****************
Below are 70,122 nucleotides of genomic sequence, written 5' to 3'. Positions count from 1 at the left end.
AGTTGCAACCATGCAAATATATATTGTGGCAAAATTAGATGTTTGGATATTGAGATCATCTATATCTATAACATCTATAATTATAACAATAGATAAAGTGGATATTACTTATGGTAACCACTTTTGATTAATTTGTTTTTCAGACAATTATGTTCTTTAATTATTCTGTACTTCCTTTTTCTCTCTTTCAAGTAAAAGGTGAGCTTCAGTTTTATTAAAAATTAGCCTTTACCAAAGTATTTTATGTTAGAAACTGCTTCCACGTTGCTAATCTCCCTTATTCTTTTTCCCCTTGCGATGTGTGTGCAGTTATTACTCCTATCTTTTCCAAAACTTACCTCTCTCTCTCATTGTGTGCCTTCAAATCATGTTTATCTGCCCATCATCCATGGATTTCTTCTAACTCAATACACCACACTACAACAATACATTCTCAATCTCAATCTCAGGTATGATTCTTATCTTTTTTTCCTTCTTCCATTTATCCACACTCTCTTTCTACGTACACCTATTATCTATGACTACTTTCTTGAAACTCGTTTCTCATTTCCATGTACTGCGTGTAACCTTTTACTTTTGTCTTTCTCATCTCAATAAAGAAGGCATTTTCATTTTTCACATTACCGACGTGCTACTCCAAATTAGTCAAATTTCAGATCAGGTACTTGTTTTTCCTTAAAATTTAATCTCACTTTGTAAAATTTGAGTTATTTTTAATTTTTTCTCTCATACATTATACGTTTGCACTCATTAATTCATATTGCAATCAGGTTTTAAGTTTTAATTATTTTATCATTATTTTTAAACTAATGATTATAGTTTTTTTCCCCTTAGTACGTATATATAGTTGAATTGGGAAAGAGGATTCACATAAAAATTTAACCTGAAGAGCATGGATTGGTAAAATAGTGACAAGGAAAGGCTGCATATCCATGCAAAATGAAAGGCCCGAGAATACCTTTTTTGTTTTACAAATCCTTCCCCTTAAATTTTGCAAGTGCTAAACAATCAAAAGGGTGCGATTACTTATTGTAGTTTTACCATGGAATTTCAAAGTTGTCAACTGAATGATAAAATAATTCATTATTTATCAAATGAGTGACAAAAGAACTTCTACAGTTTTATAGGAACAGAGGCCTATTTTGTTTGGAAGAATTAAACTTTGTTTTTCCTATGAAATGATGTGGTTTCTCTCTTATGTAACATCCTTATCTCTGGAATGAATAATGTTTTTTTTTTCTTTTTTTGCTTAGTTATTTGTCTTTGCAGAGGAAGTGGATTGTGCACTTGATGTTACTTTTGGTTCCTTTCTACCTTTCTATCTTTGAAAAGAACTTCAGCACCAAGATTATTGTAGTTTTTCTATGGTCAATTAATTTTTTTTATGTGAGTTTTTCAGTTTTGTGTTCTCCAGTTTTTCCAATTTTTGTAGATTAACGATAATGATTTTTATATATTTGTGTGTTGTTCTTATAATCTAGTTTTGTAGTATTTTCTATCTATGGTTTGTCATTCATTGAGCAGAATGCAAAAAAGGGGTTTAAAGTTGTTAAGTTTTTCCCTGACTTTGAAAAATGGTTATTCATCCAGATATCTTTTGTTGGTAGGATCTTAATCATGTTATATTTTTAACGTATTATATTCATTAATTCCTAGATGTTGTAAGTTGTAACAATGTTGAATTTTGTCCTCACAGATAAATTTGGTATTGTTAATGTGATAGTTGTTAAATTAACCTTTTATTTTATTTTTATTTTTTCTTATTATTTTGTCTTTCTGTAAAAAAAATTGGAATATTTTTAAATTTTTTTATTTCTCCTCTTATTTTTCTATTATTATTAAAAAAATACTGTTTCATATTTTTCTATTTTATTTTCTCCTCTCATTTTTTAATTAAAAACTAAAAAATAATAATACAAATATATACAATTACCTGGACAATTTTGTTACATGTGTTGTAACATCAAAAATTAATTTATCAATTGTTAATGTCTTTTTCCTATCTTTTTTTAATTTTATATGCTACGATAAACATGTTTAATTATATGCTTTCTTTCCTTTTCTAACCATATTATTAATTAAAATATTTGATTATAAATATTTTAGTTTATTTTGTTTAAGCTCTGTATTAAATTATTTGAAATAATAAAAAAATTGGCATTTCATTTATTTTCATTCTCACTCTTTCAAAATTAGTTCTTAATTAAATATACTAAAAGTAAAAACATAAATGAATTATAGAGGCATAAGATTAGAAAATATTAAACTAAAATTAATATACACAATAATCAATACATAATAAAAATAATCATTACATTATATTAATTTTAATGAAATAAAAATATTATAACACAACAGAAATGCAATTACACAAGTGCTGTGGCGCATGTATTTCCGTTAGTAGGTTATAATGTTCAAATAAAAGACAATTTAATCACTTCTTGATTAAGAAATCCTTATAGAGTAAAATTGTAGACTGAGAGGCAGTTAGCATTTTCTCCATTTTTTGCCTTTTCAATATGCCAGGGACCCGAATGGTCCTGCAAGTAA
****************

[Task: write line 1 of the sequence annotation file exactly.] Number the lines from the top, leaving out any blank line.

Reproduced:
Below are 70,122 nucleotides of genomic sequence, written 5' to 3'. Positions count from 1 at the left end.